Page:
Despite the new ruling by the FCC, the fight for Net Neutrality has not ended.  Since the FCC’s vote, twenty-one states, along with the District of Columbia and several public interest groups, have filed lawsuits which attempt to block the FCC’s new rules. The suits claim that the FCC failed to provide adequate justification for the reversal of Net Neutrality rules and that evidence showing how changes to the rules would harm individuals and business were ignored. Additionally, those filing the suit are arguing that the FCC is using an unreasonable interpretation of federal communication laws and that they are unlawfully overruling state and local regulations. By bringing this issue to the courts, those filing the suits hope to have the FCC’s “Restoring Internet Freedom Order” reviewed so that it can be determined whether the rule is illegal and unconstitutional (Shaban and Fung 2018).

The courts are not the only place where the fight for Net Neutrality is taking place. The U.S. Senate is also attempting to overturn the FCC’s ruling. Senators are trying to accomplish this by using the Congressional Review Act. This act allows Senators to use a simple majority vote to initiate actions to overturn the ruling of a federal agency but the vote must happen within sixty days of the action being registered with congress (Kang 2018). Currently, all forty-nine Democrats in the Senate along with one Republican, Susan Collins of Maine, are ready to use the Congressional Review Act to reinstate previous Net Neutrality rules but they still need one more vote to make sure their decision is not overturned (Reardon 2018). Since the FCC has not filed their decision with the federal registry yet, a process that can take days or weeks to complete, Senate Democrats may have some time to find another person to join them on their vote (Kang 2018, Shaban and Fung 2018).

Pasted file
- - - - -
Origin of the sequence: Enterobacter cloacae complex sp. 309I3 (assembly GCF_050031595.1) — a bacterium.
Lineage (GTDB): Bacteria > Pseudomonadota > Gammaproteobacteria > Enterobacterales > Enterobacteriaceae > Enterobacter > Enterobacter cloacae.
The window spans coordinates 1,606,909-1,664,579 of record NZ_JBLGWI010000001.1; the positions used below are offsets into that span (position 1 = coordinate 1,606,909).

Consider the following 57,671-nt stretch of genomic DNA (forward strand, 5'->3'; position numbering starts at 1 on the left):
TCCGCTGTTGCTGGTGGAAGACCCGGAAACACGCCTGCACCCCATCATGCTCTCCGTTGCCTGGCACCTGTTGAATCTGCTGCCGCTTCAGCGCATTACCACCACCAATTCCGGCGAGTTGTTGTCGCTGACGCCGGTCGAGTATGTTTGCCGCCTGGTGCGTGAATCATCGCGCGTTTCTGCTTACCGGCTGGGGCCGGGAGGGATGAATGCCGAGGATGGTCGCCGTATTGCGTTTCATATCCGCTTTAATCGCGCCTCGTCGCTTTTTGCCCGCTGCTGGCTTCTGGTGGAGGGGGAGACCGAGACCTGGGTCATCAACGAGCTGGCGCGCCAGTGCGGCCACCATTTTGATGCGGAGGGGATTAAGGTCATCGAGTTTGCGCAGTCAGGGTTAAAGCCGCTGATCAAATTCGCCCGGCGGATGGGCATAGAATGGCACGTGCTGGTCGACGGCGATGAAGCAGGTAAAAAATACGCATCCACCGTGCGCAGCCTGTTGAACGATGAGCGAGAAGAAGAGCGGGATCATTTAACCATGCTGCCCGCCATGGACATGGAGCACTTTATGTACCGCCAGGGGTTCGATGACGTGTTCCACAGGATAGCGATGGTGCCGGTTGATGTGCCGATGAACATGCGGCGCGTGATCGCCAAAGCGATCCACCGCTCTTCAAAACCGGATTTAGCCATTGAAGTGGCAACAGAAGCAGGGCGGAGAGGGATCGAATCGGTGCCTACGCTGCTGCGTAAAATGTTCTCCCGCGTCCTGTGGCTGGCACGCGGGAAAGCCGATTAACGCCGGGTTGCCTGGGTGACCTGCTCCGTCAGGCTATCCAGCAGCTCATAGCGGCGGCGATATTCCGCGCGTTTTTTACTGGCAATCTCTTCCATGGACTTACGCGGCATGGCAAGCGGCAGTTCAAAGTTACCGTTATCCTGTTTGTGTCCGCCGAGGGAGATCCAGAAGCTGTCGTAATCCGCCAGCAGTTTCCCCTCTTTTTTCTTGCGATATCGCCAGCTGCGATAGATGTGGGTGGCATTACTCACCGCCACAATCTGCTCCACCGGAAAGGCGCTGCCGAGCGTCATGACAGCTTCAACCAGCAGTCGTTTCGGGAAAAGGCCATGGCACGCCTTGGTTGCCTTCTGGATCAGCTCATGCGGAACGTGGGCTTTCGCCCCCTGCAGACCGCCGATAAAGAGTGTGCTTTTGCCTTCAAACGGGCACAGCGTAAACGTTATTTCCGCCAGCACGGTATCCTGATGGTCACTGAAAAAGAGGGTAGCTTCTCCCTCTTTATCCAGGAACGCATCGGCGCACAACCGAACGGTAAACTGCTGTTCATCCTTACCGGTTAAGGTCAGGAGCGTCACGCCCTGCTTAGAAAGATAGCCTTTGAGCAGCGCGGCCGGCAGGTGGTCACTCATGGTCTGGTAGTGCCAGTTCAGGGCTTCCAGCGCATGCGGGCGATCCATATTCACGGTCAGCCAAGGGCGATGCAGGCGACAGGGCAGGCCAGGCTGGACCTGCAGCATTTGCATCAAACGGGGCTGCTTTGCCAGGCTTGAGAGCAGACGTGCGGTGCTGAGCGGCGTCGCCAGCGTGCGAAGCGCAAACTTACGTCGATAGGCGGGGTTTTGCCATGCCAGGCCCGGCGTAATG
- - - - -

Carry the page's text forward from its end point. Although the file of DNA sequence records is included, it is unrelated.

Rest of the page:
If Senators do manage to gain enough votes then the resolution would need to be approved in the House of Representatives and signed by the President. Passing the vote in the House could be a problem for two reasons. First, the Speaker of the House, Paul Ryan, would need to approve the vote. This issue can be avoided by filing a petition with 218 signatures which would allow the vote to take place even if Speaker Ryan opposes it (Kang 2018).  This brings us to the second issue. There may not be enough people in the House who support Net Neutrality or overturning the FCC’s ruling. Currently Republicans have a majority in the house with 238 representatives to the Democrats’ 193 (Reardon 218). If, by some chance, the Democrats can muster support in the House, then the President would need to sign the legislation. This may present another problem since the White House has publically stated their support for the FCC’s decision (Kang 2018).